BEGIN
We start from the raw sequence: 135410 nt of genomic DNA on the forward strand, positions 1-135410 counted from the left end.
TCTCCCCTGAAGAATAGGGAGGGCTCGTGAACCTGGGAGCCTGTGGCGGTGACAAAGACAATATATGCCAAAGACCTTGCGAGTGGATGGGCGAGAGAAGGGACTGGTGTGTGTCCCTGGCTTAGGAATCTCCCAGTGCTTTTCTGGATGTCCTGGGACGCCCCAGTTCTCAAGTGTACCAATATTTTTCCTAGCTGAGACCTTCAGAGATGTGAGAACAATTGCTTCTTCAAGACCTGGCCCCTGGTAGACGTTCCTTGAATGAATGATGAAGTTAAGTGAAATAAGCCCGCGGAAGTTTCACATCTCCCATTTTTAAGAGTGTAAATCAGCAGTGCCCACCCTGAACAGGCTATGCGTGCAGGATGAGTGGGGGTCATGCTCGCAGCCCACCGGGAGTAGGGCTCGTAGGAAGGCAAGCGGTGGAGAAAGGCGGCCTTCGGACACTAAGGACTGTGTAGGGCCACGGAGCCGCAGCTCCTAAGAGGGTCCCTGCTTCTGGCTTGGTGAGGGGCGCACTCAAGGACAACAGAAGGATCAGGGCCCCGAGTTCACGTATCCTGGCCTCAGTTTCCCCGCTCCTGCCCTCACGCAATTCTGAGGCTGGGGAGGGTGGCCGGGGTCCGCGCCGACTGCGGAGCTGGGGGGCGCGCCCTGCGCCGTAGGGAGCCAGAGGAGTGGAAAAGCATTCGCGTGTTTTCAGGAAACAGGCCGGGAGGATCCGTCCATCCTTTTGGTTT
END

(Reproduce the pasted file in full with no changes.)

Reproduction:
We start from the raw sequence: 135410 nt of genomic DNA on the forward strand, positions 1-135410 counted from the left end.
TCTCCCCTGAAGAATAGGGAGGGCTCGTGAACCTGGGAGCCTGTGGCGGTGACAAAGACAATATATGCCAAAGACCTTGCGAGTGGATGGGCGAGAGAAGGGACTGGTGTGTGTCCCTGGCTTAGGAATCTCCCAGTGCTTTTCTGGATGTCCTGGGACGCCCCAGTTCTCAAGTGTACCAATATTTTTCCTAGCTGAGACCTTCAGAGATGTGAGAACAATTGCTTCTTCAAGACCTGGCCCCTGGTAGACGTTCCTTGAATGAATGATGAAGTTAAGTGAAATAAGCCCGCGGAAGTTTCACATCTCCCATTTTTAAGAGTGTAAATCAGCAGTGCCCACCCTGAACAGGCTATGCGTGCAGGATGAGTGGGGGTCATGCTCGCAGCCCACCGGGAGTAGGGCTCGTAGGAAGGCAAGCGGTGGAGAAAGGCGGCCTTCGGACACTAAGGACTGTGTAGGGCCACGGAGCCGCAGCTCCTAAGAGGGTCCCTGCTTCTGGCTTGGTGAGGGGCGCACTCAAGGACAACAGAAGGATCAGGGCCCCGAGTTCACGTATCCTGGCCTCAGTTTCCCCGCTCCTGCCCTCACGCAATTCTGAGGCTGGGGAGGGTGGCCGGGGTCCGCGCCGACTGCGGAGCTGGGGGGCGCGCCCTGCGCCGTAGGGAGCCAGAGGAGTGGAAAAGCATTCGCGTGTTTTCAGGAAACAGGCCGGGAGGATCCGTCCATCCTTTTGGTTT